In ‘They Love Us Because We Give Them’ Zakāt, Dauda Abubakar describes the practice of Zakāt in northern Nigeria. Those who practice this pillar of Islam annually deduct Zakāt from their wealth and distribute it to the poor and needy people within their vicinity, mostly their friends, relatives and neighbours.
The practice of giving and receiving Zakāt in northern Nigeria often leads to the establishment of social relations between the rich and needy. Dauda Abubakar provides details of the social relationship in the people’s interpersonal dealings with one another that often lead to power relations, high table relations etc. The needy reciprocate the Zakāt they collect in many ways, respecting and given high positions to the rich in society.
Dauda Abubakar, Ph.D. (2014), University of Jos, Nigeria, obtained a Ph.D. in Anthropology at the Freie University Berlin Germany. He has written many articles published locally in Nigeria and outside Nigeria on Zakāt and other areas.
Preface Acknowledgements List of Figures Abbreviations Arabic Transliteration Map of Nigerian states Map of Plateau State Map of Jos North local government and its localities
Introduction 1 Theoretical Considerations 2 Components of Gift Exchange 3 The Obligation of Reciprocity 4 Different Dimensions of Gift Exchange 5 Gifts and Self-Presentation in Society 6 There Is No Free Gift in Jos 7 Methodology 8 Chapter Outlines
1 Zakāt and Various Forms of Giving 1 The Practice of zakāt in West Africa 2 Northern Nigeria and Jos 3 Jos 4 Islam in Jos 5 Economic Activity among the Hausa Muslims 6 Overview of the Practice of zakāt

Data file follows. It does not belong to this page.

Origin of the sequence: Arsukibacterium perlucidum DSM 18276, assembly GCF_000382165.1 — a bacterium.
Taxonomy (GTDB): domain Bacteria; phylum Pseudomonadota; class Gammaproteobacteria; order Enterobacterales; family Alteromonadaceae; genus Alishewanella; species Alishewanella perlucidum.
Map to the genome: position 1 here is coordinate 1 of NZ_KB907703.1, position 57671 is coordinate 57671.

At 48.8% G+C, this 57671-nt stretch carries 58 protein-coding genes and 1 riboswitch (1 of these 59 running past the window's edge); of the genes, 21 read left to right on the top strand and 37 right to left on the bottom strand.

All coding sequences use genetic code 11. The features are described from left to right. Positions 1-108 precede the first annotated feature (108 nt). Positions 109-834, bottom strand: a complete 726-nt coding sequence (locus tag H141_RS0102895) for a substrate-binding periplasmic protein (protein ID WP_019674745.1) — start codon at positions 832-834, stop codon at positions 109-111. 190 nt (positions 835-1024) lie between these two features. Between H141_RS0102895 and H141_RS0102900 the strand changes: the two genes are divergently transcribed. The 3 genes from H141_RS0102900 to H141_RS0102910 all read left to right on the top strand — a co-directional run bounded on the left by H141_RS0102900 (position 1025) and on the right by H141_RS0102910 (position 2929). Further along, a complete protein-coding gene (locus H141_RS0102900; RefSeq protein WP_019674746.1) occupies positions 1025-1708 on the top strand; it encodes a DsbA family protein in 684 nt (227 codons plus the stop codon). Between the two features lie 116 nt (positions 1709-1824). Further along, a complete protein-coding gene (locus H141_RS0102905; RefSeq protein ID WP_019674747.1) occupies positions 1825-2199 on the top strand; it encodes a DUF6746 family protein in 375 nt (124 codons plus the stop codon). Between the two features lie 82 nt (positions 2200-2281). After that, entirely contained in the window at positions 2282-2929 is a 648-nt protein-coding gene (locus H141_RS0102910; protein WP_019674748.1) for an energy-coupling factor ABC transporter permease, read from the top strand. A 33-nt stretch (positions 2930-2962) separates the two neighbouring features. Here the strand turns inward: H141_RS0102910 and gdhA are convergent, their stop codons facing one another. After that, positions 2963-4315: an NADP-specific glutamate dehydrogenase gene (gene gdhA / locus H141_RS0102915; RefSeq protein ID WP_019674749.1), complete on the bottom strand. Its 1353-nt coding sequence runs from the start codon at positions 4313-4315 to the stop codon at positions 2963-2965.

2 Muslim Attitudes to Giving in Jos 1 Social and Religious Significance of Giving 2 Other Forms of Giving 3 Religious Significance of Giving 4 Perceptions of Gifts as Opposed to zakāt
3 Administration of Zakāt by Muslim Groups in Jos 1 Qādiriyya and Tijāniyya Sufi Orders 2 Izala’s Department of Zakāt and Waqf 3 Administration of zakāt by Muslim Yoruba Societies in Jos
4 Deductions of Zakāt in Jos 1 Individuals and zakāt Deduction 2 The Private Practice of zakāt 3 Who Deducts zakāt? 4 Factors Responsible for the Payment of zakāt 5 Nisāb and the Role of the Print Media 6 Process of zakāt Deductions
5 Distribution of Zakāt in Jos 1 Process of zakāt Distribution 2 Beneficiaries of zakāt 3 Gender Imbalance among zakāt Beneficiaries 4 Muslim Scholars and zakāt 5 Classification of zakāt Beneficiaries 6 The Challenges of New Interpretations of asnāf al-thamāniya
6 Zakāt and Social Relationships in Jos 1 Zakāt: Tool for Deepening Relationships 2 Zakāt and Social Bonds 3 Zakāt Distribution and Power Relations 4 Zakāt and Social Status 5 Group Loyalty 6 Dual Role of zakāt: Worship and Social Relationships
Appendix: List of Informants Glossary of Arabic and Hausa Words Bibliography Index
All interested in the role of Zakāt in Muslim societies and anyone interested in how religious practices promote social relationships. Also useful in religious studies, Islamic studies and anthropology.